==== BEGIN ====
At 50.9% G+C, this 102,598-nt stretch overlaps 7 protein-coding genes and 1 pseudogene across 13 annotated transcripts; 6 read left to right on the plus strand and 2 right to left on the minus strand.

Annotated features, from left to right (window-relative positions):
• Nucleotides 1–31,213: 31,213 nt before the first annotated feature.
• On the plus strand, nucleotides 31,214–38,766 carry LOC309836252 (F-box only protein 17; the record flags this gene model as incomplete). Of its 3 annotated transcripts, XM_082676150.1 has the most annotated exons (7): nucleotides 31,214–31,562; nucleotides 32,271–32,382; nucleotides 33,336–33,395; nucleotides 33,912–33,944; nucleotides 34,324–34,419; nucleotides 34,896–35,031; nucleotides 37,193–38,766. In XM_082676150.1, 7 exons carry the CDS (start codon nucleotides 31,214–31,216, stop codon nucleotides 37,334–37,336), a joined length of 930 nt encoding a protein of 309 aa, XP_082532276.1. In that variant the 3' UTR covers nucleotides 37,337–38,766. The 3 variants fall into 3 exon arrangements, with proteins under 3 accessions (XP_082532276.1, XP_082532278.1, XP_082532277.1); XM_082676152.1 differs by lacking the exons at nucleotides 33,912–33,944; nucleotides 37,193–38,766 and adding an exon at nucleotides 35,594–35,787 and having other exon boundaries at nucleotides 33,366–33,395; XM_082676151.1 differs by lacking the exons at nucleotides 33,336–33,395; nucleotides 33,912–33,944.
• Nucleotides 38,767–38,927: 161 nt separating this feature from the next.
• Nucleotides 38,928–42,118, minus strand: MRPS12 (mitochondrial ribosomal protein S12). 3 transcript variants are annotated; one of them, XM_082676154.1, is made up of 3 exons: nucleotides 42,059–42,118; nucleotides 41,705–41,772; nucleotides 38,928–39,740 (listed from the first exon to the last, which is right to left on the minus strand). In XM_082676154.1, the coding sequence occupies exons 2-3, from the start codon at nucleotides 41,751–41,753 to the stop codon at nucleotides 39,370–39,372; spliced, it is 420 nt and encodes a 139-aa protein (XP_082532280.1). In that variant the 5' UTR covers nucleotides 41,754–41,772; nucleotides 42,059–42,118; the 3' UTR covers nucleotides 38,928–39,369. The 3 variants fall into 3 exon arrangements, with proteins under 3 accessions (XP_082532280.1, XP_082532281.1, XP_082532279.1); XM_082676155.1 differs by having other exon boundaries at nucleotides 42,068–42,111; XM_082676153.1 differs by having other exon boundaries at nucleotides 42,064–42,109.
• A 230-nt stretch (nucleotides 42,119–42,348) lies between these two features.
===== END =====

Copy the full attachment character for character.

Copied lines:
At 50.9% G+C, this 102,598-nt stretch overlaps 7 protein-coding genes and 1 pseudogene across 13 annotated transcripts; 6 read left to right on the plus strand and 2 right to left on the minus strand.

Annotated features, from left to right (window-relative positions):
• Nucleotides 1–31,213: 31,213 nt before the first annotated feature.
• On the plus strand, nucleotides 31,214–38,766 carry LOC309836252 (F-box only protein 17; the record flags this gene model as incomplete). Of its 3 annotated transcripts, XM_082676150.1 has the most annotated exons (7): nucleotides 31,214–31,562; nucleotides 32,271–32,382; nucleotides 33,336–33,395; nucleotides 33,912–33,944; nucleotides 34,324–34,419; nucleotides 34,896–35,031; nucleotides 37,193–38,766. In XM_082676150.1, 7 exons carry the CDS (start codon nucleotides 31,214–31,216, stop codon nucleotides 37,334–37,336), a joined length of 930 nt encoding a protein of 309 aa, XP_082532276.1. In that variant the 3' UTR covers nucleotides 37,337–38,766. The 3 variants fall into 3 exon arrangements, with proteins under 3 accessions (XP_082532276.1, XP_082532278.1, XP_082532277.1); XM_082676152.1 differs by lacking the exons at nucleotides 33,912–33,944; nucleotides 37,193–38,766 and adding an exon at nucleotides 35,594–35,787 and having other exon boundaries at nucleotides 33,366–33,395; XM_082676151.1 differs by lacking the exons at nucleotides 33,336–33,395; nucleotides 33,912–33,944.
• Nucleotides 38,767–38,927: 161 nt separating this feature from the next.
• Nucleotides 38,928–42,118, minus strand: MRPS12 (mitochondrial ribosomal protein S12). 3 transcript variants are annotated; one of them, XM_082676154.1, is made up of 3 exons: nucleotides 42,059–42,118; nucleotides 41,705–41,772; nucleotides 38,928–39,740 (listed from the first exon to the last, which is right to left on the minus strand). In XM_082676154.1, the coding sequence occupies exons 2-3, from the start codon at nucleotides 41,751–41,753 to the stop codon at nucleotides 39,370–39,372; spliced, it is 420 nt and encodes a 139-aa protein (XP_082532280.1). In that variant the 5' UTR covers nucleotides 41,754–41,772; nucleotides 42,059–42,118; the 3' UTR covers nucleotides 38,928–39,369. The 3 variants fall into 3 exon arrangements, with proteins under 3 accessions (XP_082532280.1, XP_082532281.1, XP_082532279.1); XM_082676155.1 differs by having other exon boundaries at nucleotides 42,068–42,111; XM_082676153.1 differs by having other exon boundaries at nucleotides 42,064–42,109.
• A 230-nt stretch (nucleotides 42,119–42,348) lies between these two features.